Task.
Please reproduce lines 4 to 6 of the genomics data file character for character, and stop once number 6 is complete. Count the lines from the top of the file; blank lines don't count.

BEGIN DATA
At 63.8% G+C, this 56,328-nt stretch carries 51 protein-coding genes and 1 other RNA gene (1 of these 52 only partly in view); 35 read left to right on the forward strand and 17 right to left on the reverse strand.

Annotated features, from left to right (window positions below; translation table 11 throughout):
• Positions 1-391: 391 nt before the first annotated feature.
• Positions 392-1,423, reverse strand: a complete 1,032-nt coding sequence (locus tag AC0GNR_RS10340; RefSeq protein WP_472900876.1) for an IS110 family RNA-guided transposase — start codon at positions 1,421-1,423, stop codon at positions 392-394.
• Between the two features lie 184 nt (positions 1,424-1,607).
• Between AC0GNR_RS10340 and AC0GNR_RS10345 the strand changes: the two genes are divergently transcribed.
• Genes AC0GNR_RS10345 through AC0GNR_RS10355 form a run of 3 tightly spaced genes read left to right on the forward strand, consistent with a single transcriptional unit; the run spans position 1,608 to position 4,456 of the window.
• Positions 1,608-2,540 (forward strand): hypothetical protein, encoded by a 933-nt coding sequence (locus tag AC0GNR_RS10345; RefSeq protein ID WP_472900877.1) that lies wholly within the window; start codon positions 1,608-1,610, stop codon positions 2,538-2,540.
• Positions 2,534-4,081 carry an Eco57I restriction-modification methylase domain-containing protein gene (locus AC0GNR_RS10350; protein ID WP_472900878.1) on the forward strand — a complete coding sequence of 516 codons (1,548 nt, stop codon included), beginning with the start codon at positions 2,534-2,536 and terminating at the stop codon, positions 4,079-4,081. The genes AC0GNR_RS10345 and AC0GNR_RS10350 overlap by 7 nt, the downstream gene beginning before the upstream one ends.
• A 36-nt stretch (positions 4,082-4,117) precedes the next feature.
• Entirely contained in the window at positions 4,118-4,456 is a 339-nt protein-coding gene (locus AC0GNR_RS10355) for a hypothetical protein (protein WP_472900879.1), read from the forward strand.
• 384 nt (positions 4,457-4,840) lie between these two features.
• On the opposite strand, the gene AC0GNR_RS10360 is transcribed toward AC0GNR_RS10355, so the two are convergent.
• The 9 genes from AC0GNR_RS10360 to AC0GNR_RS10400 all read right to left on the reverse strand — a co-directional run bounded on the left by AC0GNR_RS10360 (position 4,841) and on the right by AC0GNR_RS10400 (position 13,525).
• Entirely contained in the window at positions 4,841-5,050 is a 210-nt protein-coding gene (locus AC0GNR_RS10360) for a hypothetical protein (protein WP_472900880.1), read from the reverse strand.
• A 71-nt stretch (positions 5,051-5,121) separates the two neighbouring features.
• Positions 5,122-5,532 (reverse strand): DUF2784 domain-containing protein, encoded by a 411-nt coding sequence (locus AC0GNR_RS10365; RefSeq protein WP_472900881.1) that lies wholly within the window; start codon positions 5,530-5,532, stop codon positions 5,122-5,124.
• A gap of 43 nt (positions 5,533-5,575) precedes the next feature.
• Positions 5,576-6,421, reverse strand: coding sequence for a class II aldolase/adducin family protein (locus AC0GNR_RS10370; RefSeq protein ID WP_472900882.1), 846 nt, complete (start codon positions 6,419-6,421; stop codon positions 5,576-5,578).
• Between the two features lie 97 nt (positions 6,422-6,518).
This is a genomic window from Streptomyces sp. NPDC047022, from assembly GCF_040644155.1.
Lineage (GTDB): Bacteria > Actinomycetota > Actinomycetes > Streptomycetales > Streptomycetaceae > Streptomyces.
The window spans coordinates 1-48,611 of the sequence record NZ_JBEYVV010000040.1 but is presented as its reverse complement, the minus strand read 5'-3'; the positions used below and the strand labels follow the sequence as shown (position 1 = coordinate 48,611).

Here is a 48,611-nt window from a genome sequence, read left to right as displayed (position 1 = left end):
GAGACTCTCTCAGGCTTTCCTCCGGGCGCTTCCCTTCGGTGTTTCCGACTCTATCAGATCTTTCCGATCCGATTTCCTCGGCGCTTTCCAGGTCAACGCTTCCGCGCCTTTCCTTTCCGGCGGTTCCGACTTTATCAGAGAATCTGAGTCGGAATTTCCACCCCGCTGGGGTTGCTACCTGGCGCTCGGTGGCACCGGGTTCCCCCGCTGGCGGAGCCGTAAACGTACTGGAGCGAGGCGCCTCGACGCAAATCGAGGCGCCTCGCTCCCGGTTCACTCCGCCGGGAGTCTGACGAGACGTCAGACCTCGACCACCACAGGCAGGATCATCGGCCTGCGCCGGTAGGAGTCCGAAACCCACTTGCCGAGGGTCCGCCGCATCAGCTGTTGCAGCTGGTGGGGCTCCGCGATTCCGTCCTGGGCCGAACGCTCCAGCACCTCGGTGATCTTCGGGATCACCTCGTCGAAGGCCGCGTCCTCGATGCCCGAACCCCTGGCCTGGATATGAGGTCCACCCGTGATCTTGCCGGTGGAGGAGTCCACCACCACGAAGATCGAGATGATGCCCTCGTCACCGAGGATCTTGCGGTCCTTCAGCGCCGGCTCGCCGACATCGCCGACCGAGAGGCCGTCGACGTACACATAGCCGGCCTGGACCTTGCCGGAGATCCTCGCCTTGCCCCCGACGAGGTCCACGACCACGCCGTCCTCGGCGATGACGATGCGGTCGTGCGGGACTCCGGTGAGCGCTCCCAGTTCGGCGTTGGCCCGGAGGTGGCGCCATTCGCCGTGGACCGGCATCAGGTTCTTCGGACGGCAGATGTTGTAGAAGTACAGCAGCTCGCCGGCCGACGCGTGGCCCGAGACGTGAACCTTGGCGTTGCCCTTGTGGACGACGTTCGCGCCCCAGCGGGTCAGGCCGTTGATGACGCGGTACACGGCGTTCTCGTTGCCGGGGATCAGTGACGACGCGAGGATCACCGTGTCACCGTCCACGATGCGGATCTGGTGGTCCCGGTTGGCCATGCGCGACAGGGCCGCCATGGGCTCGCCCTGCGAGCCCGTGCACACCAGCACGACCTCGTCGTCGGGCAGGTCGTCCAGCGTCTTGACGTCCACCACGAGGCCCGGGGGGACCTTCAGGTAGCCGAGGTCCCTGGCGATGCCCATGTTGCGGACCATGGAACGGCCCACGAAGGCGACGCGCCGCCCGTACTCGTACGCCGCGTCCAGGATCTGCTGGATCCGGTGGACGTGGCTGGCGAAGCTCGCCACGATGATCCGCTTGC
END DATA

• Positions 392-1,423, reverse strand: a complete 1,032-nt coding sequence (locus tag AC0GNR_RS10340; RefSeq protein WP_472900876.1) for an IS110 family RNA-guided transposase — start codon at positions 1,421-1,423, stop codon at positions 392-394.
• Between the two features lie 184 nt (positions 1,424-1,607).
• Between AC0GNR_RS10340 and AC0GNR_RS10345 the strand changes: the two genes are divergently transcribed.